Thursday Feb 19 Chinese Lunar New Year's Day
Saturday Mar 21 Nyepi Day of Silence, Hindu New Year
Friday April 3 Good Friday
Sunday April 5 Easter Sunday
Friday May 1 International Labor Day
Thursday May 14 Ascension of Jesus Christ into Heaven
Saturday May 16 Ascension of Prophet Muhammed
Tuesday June 2 Waisak Day (Buddha's Anniversary)
Thursday July 16 Cuti Bersama-Extra holiday declared by Government
Friday July 17 Hari Raya Puasa - end of Ramadan
Saturday July 18 Eid al-Fitri
Monday July 20 Cuti Bersama - Extra holiday
Tuesday July 21 Cuti Bersama - Extra holiday
Monday Aug 17 Independence Day - Merdeka
Thursday Sept 24 Idul Adha
Wednesday Oct 14 Islamic New Year - Muharram
Thursday Dec 24 Cuti Bersama- Extra holiday decl. by Government
Friday Dec 25 Christmas Day - Hari Raya Natal


Cities run on a 220 volt, 50 cycle AC system. Rural areas may only be able to provide 110 volts. Some hotels will provide adaptors upon request, though purchasing your own is recommended. Power plugs and points in Indonesia are two-pinned and round shaped.

Travel Insurance
We highly recommend purchasing comprehensive travel insurance and health insurance when travelling to Asia. Please discuss your insurance options with your travel agent.


The island of is just a 25-minute flight away from its larger and more developed neighbour Bali. Ferry boats also leave daily for Lombok from Benoa, Sanur and Padangbai. A car hired in Bali may be ferried to Lombok (be prepared for a 5-hour crossing) but no cars are allowed on the three Gili Islands. Lombok and the Gilis are generally quiet and a step back in time, with spectacular scenery. They have several hotel and restaurant options, plus villas which operate like private hotels, usually with staff provided.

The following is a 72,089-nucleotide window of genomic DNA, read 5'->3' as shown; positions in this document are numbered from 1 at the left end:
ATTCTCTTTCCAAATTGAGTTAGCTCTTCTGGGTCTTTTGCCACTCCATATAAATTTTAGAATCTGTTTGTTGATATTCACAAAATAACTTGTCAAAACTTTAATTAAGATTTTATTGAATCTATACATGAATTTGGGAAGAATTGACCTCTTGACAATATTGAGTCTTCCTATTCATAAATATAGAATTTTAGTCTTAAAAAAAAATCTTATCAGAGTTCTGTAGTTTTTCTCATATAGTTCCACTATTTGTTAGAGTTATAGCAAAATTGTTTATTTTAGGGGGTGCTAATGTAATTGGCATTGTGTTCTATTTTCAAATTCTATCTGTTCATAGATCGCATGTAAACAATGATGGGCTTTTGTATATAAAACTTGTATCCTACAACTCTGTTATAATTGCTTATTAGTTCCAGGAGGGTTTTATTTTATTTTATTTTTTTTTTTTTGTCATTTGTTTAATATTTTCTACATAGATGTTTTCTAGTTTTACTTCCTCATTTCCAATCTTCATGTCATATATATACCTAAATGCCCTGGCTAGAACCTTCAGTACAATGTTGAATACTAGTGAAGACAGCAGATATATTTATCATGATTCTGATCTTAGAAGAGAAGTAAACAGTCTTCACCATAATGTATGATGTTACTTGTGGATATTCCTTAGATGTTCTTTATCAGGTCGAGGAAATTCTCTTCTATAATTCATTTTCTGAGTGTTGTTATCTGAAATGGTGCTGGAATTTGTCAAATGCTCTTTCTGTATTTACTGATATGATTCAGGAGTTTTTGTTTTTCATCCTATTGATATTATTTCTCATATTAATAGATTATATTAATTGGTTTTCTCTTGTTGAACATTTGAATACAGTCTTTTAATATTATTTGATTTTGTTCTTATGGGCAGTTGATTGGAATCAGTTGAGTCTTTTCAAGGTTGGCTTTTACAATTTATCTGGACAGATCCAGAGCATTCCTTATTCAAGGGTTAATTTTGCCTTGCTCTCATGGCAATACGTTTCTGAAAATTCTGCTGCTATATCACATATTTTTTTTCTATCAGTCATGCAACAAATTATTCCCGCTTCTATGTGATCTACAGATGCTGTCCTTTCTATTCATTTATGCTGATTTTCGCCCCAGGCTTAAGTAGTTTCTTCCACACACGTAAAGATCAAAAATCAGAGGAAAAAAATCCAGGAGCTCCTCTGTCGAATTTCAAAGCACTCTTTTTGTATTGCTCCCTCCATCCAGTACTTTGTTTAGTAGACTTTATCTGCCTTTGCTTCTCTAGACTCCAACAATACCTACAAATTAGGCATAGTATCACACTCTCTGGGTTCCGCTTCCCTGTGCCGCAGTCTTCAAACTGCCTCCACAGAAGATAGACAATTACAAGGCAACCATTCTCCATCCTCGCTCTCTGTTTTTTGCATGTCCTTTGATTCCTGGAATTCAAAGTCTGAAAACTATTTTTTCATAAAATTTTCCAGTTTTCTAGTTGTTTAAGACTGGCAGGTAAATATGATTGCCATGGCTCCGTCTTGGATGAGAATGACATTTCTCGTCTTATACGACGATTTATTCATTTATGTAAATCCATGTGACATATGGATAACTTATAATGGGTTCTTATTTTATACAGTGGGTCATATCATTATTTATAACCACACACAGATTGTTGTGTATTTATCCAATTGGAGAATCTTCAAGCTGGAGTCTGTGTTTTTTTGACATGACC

The sand is stunningly white and the ocean a clear crystal blue. Diving to observe the vast variety of marine life is recommended - or take a glass-bottom boat trip over the beautiful coral reefs.

Dress Code
In business circles, wearing a suit is the norm for both men and women. For formal occasions, either a suit or a long-sleeved, good quality batik shirt are recommended for men, whilst evening or cocktail dresses are suitable for women. As Indonesia is primarily a Muslim country, modesty in dress is advised; remember to cover up if you intend visiting a mosque or temple. No bikini tops or shirtless men in these sacred places, nor shorts on men or women.Women should have their arms and head covered. At certain temples, shawls are rented, but if you intend visiting many of these landmarks of Hindu culture, buy your own and keep it handy.

Lesser clothing such as shorts and a short-sleeved shirt is acceptable in seaside restaurants and hotels. Topless men and women are frowned upon. Nude bathing is not allowed.

Most government offices are open from 8 a.m. to 4 p.m., Monday through Friday. Commercial offices and businesses are open 9 a.m. to 5 p.m. Monday through Friday, and 8 a.m. to 1 p.m. for Saturdays. Hours for businesses and commercial offices are staggered.

Respect - Important Don'ts
Calling people by crooking your finger is considered impolite.

Patting someone on the head is not done among adults and should even be avoided with children.

Climbing over monuments or places of worship is considered highly disrespectful. In Bali, waist sashes should be worn when visiting temples.

Take off your shoes when entering a mosque or temple.

Take off your sunglasses inside someone's house, unless you have an eye disease.

Use your right hand when receiving something from or giving something to someone.

Talking with one's hands on one's hips is considered impolite.

Displaying the soles of your feet to a holy man is impolite.